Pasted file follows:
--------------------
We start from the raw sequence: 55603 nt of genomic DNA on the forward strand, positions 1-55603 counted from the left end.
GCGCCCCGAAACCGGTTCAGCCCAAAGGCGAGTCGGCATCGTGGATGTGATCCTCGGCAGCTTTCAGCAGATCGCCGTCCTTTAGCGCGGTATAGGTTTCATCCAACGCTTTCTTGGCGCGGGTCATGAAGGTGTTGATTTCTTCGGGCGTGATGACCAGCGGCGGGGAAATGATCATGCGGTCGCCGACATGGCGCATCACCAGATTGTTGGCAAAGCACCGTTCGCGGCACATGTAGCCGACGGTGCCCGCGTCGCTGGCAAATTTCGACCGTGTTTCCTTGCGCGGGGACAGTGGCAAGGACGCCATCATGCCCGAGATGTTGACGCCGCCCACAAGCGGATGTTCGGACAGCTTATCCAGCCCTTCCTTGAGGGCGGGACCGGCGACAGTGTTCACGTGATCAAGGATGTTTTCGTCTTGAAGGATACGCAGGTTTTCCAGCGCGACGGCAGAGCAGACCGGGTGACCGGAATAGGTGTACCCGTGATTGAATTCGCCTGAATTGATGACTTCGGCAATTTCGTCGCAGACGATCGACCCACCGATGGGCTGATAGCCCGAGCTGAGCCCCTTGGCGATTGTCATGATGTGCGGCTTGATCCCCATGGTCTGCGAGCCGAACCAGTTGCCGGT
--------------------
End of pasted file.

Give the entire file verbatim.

We start from the raw sequence: 55603 nt of genomic DNA on the forward strand, positions 1-55603 counted from the left end.
GCGCCCCGAAACCGGTTCAGCCCAAAGGCGAGTCGGCATCGTGGATGTGATCCTCGGCAGCTTTCAGCAGATCGCCGTCCTTTAGCGCGGTATAGGTTTCATCCAACGCTTTCTTGGCGCGGGTCATGAAGGTGTTGATTTCTTCGGGCGTGATGACCAGCGGCGGGGAAATGATCATGCGGTCGCCGACATGGCGCATCACCAGATTGTTGGCAAAGCACCGTTCGCGGCACATGTAGCCGACGGTGCCCGCGTCGCTGGCAAATTTCGACCGTGTTTCCTTGCGCGGGGACAGTGGCAAGGACGCCATCATGCCCGAGATGTTGACGCCGCCCACAAGCGGATGTTCGGACAGCTTATCCAGCCCTTCCTTGAGGGCGGGACCGGCGACAGTGTTCACGTGATCAAGGATGTTTTCGTCTTGAAGGATACGCAGGTTTTCCAGCGCGACGGCAGAGCAGACCGGGTGACCGGAATAGGTGTACCCGTGATTGAATTCGCCTGAATTGATGACTTCGGCAATTTCGTCGCAGACGATCGACCCACCGATGGGCTGATAGCCCGAGCTGAGCCCCTTGGCGATTGTCATGATGTGCGGCTTGATCCCCATGGTCTGCGAGCCGAACCAGTTGCCGGT